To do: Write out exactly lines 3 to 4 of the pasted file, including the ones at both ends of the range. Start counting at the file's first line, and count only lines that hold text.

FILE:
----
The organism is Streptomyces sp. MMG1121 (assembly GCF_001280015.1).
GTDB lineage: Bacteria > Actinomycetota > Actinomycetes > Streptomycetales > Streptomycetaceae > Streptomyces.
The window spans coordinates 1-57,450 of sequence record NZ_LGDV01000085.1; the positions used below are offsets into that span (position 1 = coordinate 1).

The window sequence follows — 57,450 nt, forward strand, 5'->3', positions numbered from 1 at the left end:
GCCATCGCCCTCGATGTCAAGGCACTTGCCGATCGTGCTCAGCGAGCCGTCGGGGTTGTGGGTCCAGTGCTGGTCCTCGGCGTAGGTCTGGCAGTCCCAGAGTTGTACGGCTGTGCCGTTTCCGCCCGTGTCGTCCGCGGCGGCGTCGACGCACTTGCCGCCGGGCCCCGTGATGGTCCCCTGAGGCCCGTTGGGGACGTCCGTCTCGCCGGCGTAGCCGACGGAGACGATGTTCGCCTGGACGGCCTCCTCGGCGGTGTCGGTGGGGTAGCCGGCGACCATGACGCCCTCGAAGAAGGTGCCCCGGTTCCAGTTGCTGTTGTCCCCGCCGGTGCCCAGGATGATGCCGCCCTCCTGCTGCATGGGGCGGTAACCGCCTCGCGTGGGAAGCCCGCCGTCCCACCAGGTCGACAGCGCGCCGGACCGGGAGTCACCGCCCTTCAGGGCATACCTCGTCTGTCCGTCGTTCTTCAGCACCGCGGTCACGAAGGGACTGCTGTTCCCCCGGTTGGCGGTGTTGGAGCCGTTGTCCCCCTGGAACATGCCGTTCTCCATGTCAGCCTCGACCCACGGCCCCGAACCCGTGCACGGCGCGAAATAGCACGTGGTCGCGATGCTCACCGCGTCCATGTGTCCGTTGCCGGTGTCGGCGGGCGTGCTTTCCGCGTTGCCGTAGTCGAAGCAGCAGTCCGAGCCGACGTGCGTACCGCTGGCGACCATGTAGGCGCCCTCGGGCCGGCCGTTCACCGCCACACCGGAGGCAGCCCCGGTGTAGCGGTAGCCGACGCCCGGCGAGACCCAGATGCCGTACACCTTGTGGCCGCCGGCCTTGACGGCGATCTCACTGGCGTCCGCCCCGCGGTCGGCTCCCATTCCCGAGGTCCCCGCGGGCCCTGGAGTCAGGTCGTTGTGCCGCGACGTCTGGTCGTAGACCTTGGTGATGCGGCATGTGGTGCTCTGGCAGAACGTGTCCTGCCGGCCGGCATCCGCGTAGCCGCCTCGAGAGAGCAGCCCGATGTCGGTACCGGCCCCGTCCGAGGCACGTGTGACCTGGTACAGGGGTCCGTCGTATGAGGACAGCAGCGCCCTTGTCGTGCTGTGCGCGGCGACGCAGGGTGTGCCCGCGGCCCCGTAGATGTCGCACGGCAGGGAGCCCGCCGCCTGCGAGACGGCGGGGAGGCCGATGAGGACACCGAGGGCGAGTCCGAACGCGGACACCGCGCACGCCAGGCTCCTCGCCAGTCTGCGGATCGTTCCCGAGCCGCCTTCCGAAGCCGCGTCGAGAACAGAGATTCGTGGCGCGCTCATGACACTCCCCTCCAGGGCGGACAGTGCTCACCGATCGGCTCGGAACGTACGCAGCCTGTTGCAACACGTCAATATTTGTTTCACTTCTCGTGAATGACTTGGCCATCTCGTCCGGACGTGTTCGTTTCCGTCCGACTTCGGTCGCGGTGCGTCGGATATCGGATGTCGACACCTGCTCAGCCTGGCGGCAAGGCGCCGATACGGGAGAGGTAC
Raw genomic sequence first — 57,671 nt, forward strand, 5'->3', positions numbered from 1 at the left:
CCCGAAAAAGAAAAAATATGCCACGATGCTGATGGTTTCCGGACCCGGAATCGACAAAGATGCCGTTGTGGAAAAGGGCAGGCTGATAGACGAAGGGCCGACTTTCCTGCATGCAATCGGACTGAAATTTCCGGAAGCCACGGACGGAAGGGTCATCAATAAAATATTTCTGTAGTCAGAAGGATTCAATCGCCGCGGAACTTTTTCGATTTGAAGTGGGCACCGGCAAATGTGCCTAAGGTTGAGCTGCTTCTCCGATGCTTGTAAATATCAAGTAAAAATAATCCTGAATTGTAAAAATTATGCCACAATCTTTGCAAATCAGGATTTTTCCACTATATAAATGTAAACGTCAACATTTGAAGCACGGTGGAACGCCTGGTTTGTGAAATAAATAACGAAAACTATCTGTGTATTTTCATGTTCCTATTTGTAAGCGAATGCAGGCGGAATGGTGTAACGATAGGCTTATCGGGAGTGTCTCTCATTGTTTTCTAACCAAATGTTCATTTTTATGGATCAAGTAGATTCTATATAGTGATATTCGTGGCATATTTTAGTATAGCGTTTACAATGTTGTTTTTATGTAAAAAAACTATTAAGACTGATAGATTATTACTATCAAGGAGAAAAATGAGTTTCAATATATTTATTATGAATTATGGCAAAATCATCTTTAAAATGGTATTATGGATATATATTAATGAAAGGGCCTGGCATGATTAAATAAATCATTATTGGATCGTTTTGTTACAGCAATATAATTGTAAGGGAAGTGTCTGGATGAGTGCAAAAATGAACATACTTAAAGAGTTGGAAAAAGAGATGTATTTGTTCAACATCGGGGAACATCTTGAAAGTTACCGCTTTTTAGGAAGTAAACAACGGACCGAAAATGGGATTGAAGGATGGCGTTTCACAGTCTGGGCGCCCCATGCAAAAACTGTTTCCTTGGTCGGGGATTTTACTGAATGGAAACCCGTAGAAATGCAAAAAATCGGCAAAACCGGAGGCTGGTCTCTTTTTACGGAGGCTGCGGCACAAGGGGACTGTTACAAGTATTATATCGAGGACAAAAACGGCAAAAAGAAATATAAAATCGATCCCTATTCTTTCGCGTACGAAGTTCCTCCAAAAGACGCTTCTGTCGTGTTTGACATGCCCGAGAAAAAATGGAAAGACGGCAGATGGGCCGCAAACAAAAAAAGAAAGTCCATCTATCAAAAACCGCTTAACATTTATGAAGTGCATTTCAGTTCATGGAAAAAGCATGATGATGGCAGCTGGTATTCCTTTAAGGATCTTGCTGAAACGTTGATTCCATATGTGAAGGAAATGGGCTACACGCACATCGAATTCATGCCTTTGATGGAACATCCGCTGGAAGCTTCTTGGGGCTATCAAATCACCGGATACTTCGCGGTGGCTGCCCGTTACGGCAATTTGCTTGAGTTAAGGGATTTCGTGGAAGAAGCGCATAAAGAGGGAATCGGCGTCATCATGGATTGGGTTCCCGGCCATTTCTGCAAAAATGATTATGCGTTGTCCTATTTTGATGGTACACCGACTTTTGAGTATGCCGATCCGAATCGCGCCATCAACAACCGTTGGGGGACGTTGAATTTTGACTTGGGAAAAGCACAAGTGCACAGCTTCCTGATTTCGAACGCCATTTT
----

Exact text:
The window spans coordinates 1-57,450 of sequence record NZ_LGDV01000085.1; the positions used below are offsets into that span (position 1 = coordinate 1).

The window sequence follows — 57,450 nt, forward strand, 5'->3', positions numbered from 1 at the left end: